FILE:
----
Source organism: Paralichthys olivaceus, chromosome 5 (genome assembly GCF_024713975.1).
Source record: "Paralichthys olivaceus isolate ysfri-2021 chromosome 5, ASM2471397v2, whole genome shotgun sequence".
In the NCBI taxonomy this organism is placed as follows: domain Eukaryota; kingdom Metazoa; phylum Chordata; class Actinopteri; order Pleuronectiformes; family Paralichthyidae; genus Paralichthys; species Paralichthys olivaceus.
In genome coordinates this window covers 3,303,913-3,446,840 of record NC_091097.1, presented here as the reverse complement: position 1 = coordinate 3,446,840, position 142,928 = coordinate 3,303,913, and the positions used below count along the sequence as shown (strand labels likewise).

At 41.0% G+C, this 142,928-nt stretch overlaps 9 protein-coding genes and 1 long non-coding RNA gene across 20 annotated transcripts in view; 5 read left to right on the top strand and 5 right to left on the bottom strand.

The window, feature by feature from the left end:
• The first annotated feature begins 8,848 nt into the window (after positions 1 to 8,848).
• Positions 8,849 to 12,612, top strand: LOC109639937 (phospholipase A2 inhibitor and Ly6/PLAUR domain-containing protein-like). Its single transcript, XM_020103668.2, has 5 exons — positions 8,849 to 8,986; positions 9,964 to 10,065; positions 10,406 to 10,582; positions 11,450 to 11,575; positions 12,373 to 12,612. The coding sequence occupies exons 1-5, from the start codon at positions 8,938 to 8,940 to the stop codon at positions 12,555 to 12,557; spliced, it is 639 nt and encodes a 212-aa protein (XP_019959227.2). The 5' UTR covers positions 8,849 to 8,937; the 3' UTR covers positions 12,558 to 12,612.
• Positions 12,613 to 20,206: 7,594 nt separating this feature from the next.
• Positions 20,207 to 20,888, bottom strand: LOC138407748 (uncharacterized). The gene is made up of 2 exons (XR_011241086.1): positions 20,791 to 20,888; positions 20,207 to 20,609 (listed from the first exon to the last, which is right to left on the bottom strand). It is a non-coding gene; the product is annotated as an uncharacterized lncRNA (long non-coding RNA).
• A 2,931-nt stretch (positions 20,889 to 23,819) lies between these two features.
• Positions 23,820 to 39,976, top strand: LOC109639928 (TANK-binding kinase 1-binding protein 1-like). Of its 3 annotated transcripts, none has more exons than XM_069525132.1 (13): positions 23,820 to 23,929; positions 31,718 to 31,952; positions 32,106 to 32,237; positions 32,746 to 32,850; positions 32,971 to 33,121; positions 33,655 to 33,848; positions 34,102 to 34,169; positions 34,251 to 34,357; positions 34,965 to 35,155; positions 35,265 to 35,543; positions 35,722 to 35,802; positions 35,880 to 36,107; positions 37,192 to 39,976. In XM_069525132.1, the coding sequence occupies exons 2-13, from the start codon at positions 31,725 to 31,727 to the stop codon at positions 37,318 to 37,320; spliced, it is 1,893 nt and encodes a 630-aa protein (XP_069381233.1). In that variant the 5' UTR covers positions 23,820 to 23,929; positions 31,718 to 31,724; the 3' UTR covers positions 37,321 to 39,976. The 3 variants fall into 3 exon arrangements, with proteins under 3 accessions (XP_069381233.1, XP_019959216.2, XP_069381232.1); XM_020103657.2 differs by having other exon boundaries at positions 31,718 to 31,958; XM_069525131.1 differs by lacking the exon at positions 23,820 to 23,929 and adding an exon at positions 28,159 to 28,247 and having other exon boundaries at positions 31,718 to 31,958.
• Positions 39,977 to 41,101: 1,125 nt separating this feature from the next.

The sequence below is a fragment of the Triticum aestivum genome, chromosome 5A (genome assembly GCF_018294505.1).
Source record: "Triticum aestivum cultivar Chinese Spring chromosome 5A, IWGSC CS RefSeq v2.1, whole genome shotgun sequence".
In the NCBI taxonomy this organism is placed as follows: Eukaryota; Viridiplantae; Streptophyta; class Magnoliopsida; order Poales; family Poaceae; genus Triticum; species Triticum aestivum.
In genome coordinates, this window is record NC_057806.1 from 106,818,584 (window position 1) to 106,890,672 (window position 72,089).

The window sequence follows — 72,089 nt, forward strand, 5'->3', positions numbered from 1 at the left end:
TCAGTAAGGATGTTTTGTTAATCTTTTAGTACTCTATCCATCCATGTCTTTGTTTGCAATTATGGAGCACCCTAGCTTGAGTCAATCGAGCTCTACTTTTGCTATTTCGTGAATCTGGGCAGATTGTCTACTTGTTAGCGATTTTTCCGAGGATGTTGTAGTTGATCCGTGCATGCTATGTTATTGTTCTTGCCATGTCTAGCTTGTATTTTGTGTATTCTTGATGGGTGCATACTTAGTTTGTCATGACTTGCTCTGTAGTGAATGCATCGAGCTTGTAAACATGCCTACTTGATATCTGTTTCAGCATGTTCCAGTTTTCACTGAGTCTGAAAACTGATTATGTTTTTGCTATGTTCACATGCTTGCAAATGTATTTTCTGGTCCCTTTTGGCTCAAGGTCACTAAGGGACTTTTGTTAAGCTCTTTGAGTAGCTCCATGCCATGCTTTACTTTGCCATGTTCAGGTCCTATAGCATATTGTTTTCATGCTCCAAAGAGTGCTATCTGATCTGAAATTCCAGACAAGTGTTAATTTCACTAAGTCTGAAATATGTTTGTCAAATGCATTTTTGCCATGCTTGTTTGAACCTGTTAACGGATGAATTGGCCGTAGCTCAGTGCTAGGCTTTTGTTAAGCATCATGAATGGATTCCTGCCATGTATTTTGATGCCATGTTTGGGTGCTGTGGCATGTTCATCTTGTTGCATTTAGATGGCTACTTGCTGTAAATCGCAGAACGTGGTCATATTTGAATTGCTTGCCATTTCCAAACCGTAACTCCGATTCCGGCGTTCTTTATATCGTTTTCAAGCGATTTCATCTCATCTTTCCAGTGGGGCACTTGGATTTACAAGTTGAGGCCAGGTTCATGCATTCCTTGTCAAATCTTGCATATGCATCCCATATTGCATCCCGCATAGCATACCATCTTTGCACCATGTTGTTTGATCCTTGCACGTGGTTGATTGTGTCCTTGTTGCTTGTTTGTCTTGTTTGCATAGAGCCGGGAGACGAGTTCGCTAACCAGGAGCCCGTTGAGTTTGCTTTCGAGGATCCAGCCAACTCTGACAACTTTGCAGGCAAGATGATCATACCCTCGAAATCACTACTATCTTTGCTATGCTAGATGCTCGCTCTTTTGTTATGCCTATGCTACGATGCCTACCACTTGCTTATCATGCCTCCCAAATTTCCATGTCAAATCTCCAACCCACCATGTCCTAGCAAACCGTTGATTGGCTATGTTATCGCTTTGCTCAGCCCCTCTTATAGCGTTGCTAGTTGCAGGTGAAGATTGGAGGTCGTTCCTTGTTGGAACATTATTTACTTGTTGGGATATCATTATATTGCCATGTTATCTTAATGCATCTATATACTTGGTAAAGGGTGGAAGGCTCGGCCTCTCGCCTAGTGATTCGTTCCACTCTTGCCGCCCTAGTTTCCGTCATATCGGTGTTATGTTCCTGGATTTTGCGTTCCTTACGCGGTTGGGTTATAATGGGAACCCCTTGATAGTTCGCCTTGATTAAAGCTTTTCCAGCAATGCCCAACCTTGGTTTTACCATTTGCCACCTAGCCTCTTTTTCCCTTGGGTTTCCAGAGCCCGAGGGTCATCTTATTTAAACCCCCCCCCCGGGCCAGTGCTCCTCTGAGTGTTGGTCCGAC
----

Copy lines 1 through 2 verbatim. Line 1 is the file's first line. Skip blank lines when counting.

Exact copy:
Source organism: Paralichthys olivaceus, chromosome 5 (genome assembly GCF_024713975.1).
Source record: "Paralichthys olivaceus isolate ysfri-2021 chromosome 5, ASM2471397v2, whole genome shotgun sequence".